posted by soviet sleepover at 5:57 PM on December 2, 2006 [1 favorite]

28 and partying? Please...worry if you're still at it in 10 yrs.

Oh yeah, one more thing, easy on the blow.
posted by ASM at 6:23 PM on December 2, 2006

I'm just gonna throw this out there. I'm 22 and when I was younger I used to think it was really weird if anyone over 25 partied a lot or led a really alternative lifestyle. Now I know PLENTY of people in their 20s, 30s, and 40s that party like rockstars (which does NOT necessarily mean getting constantly fucked up), who have also got it going on with their jobs, families, etc., and I completely admire them. There are plenty of subcultures here in NYC and I have to assume in other places too where adults don't conform to mainstream society's expectations that the most exciting their weekends get is a nice dinner out, and thank god, because now I don't fear getting older.

Rave on, man. And hit me up if you wanna party. You are not alone!

See also: Burning Man.
posted by infinityjinx at 7:22 PM on December 2, 2006

Hey man I can relate. Let me ask u, you're 28 but do you look 28? Or do you look younger. Cause I'm on the same boat but although I'm 33 I look more like 24-ish.. a kid even.. so I think that has a lot to do with the late-bloomer situation.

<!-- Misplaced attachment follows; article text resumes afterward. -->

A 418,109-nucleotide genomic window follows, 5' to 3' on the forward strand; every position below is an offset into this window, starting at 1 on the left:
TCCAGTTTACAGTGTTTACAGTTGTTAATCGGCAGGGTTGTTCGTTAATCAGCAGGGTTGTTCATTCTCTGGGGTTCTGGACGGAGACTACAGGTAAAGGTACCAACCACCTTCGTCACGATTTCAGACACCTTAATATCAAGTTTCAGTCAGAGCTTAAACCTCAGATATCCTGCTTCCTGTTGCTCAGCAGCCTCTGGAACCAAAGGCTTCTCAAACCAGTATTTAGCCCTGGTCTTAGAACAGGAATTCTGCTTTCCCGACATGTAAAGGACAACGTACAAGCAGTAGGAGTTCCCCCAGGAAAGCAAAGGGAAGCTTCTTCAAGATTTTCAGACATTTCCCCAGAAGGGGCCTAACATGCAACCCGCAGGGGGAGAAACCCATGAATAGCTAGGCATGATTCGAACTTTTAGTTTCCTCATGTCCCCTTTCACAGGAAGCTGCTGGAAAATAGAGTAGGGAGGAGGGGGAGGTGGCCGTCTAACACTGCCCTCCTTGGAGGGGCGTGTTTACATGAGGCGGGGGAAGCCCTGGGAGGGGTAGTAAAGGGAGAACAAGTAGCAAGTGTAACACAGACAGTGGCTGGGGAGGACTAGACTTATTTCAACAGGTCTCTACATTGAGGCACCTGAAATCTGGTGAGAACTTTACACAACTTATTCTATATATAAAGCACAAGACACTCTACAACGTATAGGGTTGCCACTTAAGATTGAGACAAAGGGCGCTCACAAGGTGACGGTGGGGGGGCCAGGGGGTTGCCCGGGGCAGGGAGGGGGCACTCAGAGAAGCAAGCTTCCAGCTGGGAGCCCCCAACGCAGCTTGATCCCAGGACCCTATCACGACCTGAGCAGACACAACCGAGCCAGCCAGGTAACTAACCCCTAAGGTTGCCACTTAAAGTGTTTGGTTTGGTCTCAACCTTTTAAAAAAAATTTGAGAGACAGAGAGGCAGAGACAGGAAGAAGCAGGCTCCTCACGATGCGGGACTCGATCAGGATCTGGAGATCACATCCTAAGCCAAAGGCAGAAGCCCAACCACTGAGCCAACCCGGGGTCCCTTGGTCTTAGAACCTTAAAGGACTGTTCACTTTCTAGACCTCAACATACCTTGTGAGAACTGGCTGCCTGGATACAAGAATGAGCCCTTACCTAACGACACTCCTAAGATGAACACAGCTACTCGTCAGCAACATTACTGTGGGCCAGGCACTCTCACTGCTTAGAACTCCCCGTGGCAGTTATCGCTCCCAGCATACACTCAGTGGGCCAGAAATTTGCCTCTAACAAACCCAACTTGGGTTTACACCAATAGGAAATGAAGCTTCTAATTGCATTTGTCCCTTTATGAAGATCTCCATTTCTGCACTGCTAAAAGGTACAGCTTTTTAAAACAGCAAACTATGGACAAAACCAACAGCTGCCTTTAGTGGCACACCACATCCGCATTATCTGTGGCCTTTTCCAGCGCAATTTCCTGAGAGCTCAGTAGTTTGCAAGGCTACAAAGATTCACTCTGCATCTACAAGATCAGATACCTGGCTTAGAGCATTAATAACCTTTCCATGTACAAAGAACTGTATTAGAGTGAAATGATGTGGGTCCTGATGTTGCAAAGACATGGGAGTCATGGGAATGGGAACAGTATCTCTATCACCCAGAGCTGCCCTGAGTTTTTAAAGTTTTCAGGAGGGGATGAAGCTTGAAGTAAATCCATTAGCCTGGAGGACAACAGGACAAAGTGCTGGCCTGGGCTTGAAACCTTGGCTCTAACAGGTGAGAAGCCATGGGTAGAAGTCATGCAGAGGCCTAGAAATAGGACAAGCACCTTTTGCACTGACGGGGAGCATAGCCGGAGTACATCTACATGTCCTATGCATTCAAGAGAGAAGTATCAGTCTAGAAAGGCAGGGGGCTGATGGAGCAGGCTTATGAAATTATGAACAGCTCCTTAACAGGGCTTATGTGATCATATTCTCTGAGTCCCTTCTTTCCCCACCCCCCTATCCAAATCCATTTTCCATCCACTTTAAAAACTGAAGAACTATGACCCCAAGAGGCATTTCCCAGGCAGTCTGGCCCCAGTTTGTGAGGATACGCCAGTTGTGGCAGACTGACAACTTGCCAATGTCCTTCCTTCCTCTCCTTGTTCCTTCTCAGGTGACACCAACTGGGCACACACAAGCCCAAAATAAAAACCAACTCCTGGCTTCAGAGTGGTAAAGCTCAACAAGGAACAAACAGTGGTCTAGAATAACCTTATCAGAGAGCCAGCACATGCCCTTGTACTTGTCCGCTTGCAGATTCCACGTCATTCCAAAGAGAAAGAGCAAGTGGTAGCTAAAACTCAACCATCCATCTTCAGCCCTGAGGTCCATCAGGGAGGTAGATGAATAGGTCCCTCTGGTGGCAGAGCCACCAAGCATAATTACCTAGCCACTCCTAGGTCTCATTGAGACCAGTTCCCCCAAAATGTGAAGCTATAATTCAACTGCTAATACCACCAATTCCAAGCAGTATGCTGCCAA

Cause I seriously don't think people would think twice if I was still partying when I'm 35, since I'll probably look like I'm in college.

Anyway there's no problem with your social progress offset by so many years, as long as it evolves at about a normal rate. So if normal people go thru this phase say from 21 to 28, that's 7 years. So if you start at 28, that means you should be ending by 35. But since older folks might not have the stamina subtract a few years. So that means, you'll end at about 33. And that's how old I am. And I might be starting this phase now! So there you go.. it's all relative.
posted by 0217174 at 8:08 PM on December 2, 2006

28 and partying? Please...worry if you're still at it in 10 yrs.

No, anonymous, this is not true. Never grow up. Play, and party, and try to have a lot of sex - as much as you can - for the rest of your life. Try not to get too involved with cocaine, and be sure that the alcohol does not become the reason for the party.

Aside from that, it is all good. Enjoy, and good luck, friend.
posted by Meatbomb at 9:20 PM on December 2, 2006

Youth is wasted on the young. You got lucky!
posted by flabdablet at 1:05 AM on December 3, 2006

Let it happen. You'll know when its time to quit. Enjoy what you have now. I went through the same thing.
posted by Ironmouth at 11:22 AM on December 4, 2006